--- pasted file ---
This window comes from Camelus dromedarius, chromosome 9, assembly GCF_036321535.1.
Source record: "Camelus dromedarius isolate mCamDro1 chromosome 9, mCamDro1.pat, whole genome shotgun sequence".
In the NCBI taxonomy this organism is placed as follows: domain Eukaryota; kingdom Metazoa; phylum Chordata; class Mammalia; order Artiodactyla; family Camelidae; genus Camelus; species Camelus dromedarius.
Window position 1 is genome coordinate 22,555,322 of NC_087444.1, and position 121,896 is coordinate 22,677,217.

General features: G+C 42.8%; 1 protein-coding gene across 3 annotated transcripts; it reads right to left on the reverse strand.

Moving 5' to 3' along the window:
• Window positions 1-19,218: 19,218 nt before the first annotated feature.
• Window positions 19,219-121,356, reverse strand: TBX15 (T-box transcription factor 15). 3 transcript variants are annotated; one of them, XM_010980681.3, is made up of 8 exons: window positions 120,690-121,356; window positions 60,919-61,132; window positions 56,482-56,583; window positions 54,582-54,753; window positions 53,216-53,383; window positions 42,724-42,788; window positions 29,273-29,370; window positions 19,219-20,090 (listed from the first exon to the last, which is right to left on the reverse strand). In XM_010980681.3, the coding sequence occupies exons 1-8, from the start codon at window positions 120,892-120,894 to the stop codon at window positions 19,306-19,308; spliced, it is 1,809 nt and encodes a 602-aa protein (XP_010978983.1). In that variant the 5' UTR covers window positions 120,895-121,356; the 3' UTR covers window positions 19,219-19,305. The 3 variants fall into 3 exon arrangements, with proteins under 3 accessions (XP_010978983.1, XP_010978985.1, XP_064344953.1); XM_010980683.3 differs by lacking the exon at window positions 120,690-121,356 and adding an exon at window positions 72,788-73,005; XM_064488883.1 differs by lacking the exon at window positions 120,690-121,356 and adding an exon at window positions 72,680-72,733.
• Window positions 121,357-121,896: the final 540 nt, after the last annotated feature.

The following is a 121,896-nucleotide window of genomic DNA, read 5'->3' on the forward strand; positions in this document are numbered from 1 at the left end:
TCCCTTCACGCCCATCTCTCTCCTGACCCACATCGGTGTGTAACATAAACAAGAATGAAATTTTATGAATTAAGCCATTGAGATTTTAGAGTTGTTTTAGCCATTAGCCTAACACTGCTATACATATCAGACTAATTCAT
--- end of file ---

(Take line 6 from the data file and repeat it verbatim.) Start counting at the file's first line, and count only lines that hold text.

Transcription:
Moving 5' to 3' along the window: